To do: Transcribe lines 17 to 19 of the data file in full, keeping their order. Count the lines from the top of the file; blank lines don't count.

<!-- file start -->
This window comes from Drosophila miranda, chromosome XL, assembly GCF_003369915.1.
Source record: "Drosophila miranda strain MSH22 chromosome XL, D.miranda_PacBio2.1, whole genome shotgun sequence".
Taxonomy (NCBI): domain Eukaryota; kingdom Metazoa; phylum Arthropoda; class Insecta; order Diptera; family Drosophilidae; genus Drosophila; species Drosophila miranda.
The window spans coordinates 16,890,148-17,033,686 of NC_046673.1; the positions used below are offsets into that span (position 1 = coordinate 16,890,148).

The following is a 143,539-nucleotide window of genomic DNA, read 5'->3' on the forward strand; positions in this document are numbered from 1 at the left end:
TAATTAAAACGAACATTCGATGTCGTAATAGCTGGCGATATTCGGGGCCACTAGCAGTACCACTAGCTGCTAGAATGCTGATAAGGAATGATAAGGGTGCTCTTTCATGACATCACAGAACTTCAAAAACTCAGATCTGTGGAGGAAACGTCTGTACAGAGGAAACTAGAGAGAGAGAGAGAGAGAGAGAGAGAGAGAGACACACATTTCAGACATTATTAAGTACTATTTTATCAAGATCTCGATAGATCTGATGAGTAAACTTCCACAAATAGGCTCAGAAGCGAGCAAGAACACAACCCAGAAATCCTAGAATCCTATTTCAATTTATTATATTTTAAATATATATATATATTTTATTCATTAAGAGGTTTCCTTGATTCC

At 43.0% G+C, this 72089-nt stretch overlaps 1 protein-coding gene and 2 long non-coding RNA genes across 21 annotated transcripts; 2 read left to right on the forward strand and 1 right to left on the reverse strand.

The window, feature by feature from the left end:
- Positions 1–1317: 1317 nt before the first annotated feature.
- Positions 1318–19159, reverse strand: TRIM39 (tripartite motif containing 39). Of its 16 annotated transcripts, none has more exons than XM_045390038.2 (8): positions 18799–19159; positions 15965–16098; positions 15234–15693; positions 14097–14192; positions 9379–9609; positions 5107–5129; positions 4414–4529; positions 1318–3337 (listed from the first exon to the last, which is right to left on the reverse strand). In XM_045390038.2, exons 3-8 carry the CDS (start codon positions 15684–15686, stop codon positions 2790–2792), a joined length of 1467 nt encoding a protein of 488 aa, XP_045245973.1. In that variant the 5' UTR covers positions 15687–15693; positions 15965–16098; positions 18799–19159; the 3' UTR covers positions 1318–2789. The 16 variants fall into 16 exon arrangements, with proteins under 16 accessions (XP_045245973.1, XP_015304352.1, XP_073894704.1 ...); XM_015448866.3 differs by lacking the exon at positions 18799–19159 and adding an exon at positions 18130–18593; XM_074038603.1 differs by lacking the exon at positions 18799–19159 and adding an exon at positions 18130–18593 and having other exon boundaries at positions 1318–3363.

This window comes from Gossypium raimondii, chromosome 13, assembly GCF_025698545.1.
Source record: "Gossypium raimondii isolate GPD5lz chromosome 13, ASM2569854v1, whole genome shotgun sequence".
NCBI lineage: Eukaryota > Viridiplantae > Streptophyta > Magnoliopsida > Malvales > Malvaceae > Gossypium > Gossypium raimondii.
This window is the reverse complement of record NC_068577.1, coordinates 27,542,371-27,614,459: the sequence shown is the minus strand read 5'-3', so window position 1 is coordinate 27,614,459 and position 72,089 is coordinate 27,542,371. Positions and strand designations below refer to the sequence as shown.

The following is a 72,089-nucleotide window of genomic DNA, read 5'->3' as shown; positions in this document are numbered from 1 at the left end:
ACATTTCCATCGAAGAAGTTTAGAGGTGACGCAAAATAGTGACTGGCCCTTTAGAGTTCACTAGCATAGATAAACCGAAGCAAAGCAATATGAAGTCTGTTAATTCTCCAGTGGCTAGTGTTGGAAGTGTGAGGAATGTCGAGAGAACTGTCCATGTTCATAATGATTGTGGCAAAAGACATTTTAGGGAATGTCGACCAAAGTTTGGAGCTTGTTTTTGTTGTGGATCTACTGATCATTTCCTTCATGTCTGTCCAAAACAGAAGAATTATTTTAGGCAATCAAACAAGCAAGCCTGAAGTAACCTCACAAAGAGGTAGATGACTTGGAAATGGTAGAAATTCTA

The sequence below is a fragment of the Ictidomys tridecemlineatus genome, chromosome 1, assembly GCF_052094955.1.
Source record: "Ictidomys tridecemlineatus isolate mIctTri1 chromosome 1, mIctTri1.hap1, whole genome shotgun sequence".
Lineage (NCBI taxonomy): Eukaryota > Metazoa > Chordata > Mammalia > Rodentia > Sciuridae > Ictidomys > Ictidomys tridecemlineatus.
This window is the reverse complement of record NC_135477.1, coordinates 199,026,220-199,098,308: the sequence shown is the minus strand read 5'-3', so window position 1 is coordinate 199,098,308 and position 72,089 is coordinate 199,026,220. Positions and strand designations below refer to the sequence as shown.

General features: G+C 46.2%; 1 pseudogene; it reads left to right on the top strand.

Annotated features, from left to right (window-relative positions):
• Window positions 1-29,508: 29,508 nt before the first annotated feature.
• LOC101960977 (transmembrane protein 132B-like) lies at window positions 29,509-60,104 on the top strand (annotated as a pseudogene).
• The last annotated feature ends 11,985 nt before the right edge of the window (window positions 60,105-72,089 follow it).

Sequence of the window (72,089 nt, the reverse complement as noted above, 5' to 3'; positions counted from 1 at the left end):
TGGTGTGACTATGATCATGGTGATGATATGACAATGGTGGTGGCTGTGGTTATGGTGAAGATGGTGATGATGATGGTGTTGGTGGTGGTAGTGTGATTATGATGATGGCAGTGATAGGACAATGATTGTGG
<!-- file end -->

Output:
The sequence below is a fragment of the Ictidomys tridecemlineatus genome, chromosome 1, assembly GCF_052094955.1.
Source record: "Ictidomys tridecemlineatus isolate mIctTri1 chromosome 1, mIctTri1.hap1, whole genome shotgun sequence".
Lineage (NCBI taxonomy): Eukaryota > Metazoa > Chordata > Mammalia > Rodentia > Sciuridae > Ictidomys > Ictidomys tridecemlineatus.